I could not finde him at the Elephant,I could not find him at the Elephant.TN IV.iii.5
Yet there he was, and there I found this credite,Yet there he was; and there I found this creditTN IV.iii.6
That he did range the towne to seeke me out,That he did range the town to seek me out.TN IV.iii.7
His councell now might do me golden seruice,His counsel now might do me golden service.TN IV.iii.8
For though my soule disputes well with my sence,For though my soul disputes well with my senseTN IV.iii.9
That this may be some error, but no madnesse,That this may be some error, but no madness,TN IV.iii.10
Yet doth this accident and flood of Fortune,Yet doth this accident and flood of fortuneTN IV.iii.11
So farre exceed all instance, all discourse,So far exceed all instance, all discourse,TN IV.iii.12
That I am readie to distrust mine eyes,That I am ready to distrust mine eyes,TN IV.iii.13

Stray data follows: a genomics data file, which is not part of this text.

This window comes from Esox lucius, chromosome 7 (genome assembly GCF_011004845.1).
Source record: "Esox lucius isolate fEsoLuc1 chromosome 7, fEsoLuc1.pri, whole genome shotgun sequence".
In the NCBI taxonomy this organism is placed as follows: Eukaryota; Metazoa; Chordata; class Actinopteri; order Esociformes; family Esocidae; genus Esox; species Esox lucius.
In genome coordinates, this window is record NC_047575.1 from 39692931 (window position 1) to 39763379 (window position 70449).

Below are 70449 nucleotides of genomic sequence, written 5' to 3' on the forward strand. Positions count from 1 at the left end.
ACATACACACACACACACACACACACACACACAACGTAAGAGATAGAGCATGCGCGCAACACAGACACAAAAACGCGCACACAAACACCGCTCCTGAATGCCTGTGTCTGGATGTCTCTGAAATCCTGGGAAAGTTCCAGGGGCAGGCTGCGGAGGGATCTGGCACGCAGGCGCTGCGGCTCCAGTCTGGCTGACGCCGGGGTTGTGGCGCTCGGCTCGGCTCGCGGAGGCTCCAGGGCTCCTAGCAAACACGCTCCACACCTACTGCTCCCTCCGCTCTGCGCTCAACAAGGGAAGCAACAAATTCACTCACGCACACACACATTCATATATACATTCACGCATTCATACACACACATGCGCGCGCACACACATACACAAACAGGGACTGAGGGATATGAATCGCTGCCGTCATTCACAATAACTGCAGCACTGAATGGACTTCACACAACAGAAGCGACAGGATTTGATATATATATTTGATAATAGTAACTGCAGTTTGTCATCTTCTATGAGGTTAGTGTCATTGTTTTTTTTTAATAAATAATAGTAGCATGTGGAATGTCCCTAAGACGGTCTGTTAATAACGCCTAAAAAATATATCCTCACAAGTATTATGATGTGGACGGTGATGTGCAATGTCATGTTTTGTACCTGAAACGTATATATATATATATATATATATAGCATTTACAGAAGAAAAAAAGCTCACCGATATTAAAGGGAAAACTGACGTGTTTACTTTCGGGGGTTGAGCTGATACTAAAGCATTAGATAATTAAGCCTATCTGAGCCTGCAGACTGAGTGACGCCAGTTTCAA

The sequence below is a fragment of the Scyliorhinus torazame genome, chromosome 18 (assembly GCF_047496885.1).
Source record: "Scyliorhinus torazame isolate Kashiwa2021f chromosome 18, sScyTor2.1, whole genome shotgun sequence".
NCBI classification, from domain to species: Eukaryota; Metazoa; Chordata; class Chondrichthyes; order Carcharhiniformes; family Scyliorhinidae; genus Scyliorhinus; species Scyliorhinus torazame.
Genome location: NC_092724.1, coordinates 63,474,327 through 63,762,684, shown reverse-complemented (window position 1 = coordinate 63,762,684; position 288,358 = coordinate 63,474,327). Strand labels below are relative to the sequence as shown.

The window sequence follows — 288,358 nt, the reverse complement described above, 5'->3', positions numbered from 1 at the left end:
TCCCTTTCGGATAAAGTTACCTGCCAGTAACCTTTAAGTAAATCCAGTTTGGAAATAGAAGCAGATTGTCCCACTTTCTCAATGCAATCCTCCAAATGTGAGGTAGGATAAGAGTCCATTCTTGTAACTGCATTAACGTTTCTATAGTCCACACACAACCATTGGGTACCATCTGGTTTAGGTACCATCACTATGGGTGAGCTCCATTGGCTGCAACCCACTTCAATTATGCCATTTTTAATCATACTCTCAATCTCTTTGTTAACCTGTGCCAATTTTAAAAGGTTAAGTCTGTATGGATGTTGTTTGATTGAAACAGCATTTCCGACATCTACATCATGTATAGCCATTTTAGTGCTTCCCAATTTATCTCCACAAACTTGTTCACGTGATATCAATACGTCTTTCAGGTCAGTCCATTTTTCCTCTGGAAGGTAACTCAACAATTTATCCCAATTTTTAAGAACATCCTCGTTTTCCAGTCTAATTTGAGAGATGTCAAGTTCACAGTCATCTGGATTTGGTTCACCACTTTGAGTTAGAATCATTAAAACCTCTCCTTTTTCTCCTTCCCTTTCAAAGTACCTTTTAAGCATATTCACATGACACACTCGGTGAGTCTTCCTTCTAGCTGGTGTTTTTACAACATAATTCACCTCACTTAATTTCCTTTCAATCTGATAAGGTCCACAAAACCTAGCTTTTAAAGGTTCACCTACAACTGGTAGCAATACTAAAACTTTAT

And wrangle with my reason that perswades meAnd wrangle with my reason that persuades meTN IV.iii.14
To any other trust, but that I am mad,To any other trust but that I am mad – TN IV.iii.15
Or else the Ladies mad; yet if 'twere so,Or else the lady's mad; yet if 'twere so,TN IV.iii.16
She could not sway her house, command her followers,She could not sway her house, command her followers,TN IV.iii.17
Take, and giue backe affayres, and their dispatch,Take and give back affairs and their dispatch,TN IV.iii.18
With such a smooth, discreet, and stable bearingWith such a smooth, discreet, and stable bearingTN IV.iii.19
As I perceiue she do's: there's something in'tAs I perceive she does. There's something in'tTN IV.iii.20
That is deceiueable. But heere the Lady comes.That is deceivable. But here the lady comes.TN IV.iii.21
Ile follow this good man, and go with you,I'll follow this good man, and go with you;TN IV.iii.32
And hauing sworne truth, euer will be true.And having sworn truth, ever will be true.TN IV.iii.33
I am sorry Madam I haue hurt your kinsman:I am sorry, madam, I have hurt your kinsman.TN V.i.206
But had it beene the brother of my blood,But had it been the brother of my bloodTN V.i.207
I must haue done no lesse with wit and safety.I must have done no less, with wit and safety.TN V.i.208
You throw a strange regard vpon me, and by thatYou throw a strange regard upon me; and by thatTN V.i.209
I do perceiue it hath offended you:I do perceive it hath offended you.TN V.i.210